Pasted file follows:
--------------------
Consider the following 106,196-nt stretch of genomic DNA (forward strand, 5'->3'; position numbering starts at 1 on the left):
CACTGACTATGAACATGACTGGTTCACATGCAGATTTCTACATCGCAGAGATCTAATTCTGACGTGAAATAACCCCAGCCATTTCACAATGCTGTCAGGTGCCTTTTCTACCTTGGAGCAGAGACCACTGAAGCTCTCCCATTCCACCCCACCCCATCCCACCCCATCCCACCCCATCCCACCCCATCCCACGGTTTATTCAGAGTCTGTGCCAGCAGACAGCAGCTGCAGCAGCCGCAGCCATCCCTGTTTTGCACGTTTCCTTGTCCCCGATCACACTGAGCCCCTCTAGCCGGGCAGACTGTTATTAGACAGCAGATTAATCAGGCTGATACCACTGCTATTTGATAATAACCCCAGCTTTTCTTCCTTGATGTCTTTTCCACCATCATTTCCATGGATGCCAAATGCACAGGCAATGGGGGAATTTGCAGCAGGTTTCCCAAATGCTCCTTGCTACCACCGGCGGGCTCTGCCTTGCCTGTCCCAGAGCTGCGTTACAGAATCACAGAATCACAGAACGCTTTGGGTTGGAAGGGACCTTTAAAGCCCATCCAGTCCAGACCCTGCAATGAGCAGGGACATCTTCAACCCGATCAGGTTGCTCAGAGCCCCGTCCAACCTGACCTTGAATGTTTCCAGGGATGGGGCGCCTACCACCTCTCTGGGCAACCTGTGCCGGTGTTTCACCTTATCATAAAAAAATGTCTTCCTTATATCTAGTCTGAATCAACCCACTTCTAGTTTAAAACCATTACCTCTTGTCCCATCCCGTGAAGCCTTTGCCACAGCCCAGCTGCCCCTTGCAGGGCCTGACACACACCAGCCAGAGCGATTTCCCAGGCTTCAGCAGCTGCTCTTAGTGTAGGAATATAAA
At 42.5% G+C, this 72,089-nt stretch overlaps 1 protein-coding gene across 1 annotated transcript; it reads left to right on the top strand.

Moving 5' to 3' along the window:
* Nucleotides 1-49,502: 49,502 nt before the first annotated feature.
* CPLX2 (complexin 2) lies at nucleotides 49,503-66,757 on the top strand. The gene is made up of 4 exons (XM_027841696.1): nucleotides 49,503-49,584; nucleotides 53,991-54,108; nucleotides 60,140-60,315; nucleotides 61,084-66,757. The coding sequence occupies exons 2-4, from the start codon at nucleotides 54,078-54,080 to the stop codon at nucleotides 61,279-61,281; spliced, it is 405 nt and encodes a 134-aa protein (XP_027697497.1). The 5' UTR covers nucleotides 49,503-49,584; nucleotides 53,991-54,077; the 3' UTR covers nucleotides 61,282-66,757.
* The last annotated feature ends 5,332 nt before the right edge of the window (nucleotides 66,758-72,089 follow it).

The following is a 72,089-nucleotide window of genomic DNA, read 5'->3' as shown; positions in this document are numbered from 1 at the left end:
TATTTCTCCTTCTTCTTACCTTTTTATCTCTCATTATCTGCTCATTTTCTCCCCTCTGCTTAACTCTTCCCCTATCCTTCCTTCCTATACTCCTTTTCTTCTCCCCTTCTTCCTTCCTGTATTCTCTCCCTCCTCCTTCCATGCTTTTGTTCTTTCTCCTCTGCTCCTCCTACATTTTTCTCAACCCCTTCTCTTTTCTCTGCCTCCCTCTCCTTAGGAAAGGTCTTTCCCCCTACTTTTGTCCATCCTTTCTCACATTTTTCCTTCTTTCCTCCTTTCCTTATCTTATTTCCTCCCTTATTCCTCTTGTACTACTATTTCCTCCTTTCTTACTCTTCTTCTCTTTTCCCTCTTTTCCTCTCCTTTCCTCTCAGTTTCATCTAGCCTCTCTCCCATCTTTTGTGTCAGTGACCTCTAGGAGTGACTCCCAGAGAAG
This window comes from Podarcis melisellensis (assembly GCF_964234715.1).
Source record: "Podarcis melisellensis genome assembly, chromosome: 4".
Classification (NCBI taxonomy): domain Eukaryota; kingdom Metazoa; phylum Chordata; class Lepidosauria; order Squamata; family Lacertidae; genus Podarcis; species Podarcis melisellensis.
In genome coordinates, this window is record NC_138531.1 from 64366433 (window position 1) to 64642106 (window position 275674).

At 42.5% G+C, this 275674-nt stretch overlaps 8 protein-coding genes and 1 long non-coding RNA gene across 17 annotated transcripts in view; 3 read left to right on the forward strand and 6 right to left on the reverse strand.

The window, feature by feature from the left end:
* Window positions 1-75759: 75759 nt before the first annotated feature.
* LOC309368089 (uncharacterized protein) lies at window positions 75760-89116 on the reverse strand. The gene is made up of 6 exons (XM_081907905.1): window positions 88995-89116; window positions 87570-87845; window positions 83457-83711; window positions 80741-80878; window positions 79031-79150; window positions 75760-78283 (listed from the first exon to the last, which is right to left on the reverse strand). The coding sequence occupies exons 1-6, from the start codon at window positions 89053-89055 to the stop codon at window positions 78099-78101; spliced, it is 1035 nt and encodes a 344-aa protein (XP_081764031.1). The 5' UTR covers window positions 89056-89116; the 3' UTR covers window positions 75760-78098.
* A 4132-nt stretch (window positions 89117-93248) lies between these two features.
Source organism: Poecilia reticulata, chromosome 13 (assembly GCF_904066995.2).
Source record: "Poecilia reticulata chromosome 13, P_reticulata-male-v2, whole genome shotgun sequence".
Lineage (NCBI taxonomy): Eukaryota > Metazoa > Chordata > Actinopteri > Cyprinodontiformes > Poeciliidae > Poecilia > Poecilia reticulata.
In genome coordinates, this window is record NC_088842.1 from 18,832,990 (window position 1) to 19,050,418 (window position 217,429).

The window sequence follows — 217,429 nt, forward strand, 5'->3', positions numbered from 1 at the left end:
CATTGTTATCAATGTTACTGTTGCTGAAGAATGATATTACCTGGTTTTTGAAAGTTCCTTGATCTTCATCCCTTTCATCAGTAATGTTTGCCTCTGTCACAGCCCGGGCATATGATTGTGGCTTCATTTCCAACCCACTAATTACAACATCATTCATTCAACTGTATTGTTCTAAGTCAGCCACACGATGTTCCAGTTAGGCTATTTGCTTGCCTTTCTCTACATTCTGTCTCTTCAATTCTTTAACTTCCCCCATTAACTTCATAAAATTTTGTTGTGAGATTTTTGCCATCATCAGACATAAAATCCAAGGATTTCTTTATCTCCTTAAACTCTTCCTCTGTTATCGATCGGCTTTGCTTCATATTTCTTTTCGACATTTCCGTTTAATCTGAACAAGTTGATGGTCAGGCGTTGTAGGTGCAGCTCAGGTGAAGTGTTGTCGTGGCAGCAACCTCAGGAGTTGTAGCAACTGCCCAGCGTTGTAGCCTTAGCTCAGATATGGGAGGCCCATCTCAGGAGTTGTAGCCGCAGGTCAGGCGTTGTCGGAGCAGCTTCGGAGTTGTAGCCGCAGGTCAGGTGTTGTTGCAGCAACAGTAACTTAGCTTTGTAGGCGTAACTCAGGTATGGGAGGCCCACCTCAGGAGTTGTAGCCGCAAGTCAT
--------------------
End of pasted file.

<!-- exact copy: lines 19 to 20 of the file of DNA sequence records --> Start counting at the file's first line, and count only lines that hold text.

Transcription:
Source organism: Poecilia reticulata, chromosome 13 (assembly GCF_904066995.2).
Source record: "Poecilia reticulata chromosome 13, P_reticulata-male-v2, whole genome shotgun sequence".